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United States of Torture: When it comes to "enhanced interrogation," Americans agree with Donald Trump

If you thought support for torture was relegated to the right-wing fringes, a new poll has some bad news


Elias Isquith
April 1, 2016 1:56PM (UTC)

As far as we know — which often isn't much when issues of national security are involved — the U.S. government stopped waterboarding suspected terrorists around 10 years ago.

And as the current administration is quick to remind people, one of the first things Barack Obama did after being sworn in as president was issue an executive order banning so-called enhanced interrogation techniques.

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At least on paper, then, the U.S. no longer tortures people (the reality can be a bit more complicated). That's a good thing, right?

Well, according to a new Reuters/Ipsos online poll, the American people aren't so sure:

Nearly two-thirds of Americans believe torture can be justified to extract information from suspected terrorists, according to a Reuters/Ipsos poll, a level of support similar to that seen in countries like Nigeria where militant attacks are common.

That top-line number is disconcerting for those who think torture is always wrong (and ineffective, to boot). But as the Reuters write-up notes, the conditions of the current moment aren't especially favorable for this point of view. Folks are scared.

It's hard to blame them. Just in the past six months, the world saw terrorist attacks in Paris, San Bernardino, and Brussels. There's a common (if mistaken) sense that ISIS is winning. And if that wasn't enough, the leading presidential candidate for the Republican Party seems to hardly go a day without making a new pronouncement to the media about how much he'd like to make sadism official policy.

From Reuters, again:

Donald Trump, the front-runner for the 2016 Republican presidential nomination, has forcefully injected the issue of whether terrorism suspects should be tortured into the election campaign.

Trump has said he would seek to roll back President Barack Obama's ban on waterboarding - an interrogation technique that simulates drowning that human rights groups contend is illegal under the Geneva Conventions. Trump has also vowed to "bring back a hell of a lot worse" if elected.

Trump's stance has drawn broad criticism from human rights organizations, world bodies, and political rivals. But the poll findings suggest that many Americans are aligned with Trump on the issue, although the survey did not ask respondents to define what they consider torture.

But Trump and the news don't tell the whole story. There are at least two other elements that help explain why Americans are ready to conduct security policy like it's 1399. One has to do with elites; the other, mass entertainment. Let's start with entertainment.

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In his post about the poll for New York Magazine's website, Charley Lanyon jokes that one explanation for the size of the pro-torture contingent may be that "we've just watched too many episodes of '24.'" He's referring, of course, to the seminal Fox show, created by a self-described "right-wing nut job," in which Kiefer Sutherland saves the world — usually after torturing some bad guys along the way.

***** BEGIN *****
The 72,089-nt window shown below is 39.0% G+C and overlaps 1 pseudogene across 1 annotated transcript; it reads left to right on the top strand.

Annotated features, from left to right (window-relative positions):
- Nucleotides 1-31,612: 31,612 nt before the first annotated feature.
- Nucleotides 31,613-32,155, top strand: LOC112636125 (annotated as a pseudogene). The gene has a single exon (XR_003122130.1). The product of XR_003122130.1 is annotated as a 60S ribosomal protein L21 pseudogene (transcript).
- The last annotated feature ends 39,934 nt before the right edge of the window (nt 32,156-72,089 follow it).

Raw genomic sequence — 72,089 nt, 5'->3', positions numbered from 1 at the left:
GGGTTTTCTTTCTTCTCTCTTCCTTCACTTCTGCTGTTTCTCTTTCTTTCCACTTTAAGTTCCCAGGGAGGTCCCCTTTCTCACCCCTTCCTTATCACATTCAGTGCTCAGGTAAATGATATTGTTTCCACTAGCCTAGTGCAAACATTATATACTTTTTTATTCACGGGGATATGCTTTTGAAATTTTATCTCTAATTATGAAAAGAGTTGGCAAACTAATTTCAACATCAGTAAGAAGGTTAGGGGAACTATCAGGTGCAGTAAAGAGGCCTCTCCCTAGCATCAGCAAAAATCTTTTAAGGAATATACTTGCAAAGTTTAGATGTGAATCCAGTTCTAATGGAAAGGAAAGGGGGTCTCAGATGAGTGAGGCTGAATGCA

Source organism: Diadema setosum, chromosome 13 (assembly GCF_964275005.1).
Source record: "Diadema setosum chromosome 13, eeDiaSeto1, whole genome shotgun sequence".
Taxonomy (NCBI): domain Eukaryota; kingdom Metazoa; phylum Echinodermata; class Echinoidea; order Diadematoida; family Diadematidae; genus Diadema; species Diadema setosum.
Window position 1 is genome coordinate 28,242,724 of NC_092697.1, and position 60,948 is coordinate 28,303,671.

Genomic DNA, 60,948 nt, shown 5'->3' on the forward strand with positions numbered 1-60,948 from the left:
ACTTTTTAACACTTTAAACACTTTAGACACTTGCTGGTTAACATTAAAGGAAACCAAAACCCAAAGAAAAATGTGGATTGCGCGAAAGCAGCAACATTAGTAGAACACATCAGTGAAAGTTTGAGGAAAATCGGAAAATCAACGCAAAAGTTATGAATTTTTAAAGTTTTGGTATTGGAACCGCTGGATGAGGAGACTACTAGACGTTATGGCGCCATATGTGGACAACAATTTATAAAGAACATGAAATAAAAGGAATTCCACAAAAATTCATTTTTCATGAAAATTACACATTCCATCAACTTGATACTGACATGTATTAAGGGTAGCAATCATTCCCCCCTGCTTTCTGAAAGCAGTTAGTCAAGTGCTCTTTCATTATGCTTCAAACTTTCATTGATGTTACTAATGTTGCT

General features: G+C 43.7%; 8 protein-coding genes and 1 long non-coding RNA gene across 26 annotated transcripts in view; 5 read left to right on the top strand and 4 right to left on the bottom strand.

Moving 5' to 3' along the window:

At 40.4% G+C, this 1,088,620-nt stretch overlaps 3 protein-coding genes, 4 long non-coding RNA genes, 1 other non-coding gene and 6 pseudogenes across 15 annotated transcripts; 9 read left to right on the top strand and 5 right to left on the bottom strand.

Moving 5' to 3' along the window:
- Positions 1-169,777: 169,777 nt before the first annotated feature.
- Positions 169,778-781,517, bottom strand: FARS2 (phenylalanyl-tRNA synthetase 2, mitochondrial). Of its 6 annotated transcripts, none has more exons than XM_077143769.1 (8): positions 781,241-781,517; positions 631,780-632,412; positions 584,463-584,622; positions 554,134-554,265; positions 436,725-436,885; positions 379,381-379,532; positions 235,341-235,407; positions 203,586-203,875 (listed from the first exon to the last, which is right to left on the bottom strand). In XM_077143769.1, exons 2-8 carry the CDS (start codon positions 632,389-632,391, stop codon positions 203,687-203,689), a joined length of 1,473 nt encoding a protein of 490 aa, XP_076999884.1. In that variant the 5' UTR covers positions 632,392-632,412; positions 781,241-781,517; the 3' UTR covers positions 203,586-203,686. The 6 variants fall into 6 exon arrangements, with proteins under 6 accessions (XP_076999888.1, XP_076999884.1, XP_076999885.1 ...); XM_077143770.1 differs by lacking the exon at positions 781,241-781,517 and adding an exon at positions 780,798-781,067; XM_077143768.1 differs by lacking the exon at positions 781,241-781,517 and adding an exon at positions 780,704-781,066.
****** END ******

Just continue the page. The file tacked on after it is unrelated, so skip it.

But it goes deeper than that. Think about all the cop or superhero or spy or war movies and TV shows you've seen in your life. How often do the good guys use torture — or the threat of torture, which isn't much better — in order to extract information? And how often does it work? If you've been watching the same entertainment that I have, the answer to both questions is: very often.

And it's not all media from a less-enlightened time, either. Even Netflix's popular and acclaimed superhero show "Daredevil," for example, has its hero torture and beat bad guys in order to get what he wants. The show is almost interminable overwrought when it comes to the ethics of killing bad guys, mind you. But torture, apparently, is a much easier call. Is it any wonder people think it works?

The second reason, as I said, has to do with elites. Because, let's face it: opposition to torture is never going to come from a critical mass of the public. Crafting policy to ensure that a possible mass-murdering terrorist isn't abused or stripped of his rights? That's not how majoritarian democracy tends to work...which is why we have these things called "inalienable rights."

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What that means in practice, though, is that the government is only going to be as anti-torture as its elites. And while President Obama is an opponent of torture, you can find plenty of folks — Republicans and Democrats, both — who are less confident that it's a bad idea. There is no elite consensus against the practice, in other words. Certainly no former waterboarder has been led away in chains.


Elias Isquith

Elias Isquith is a former Salon staff writer.

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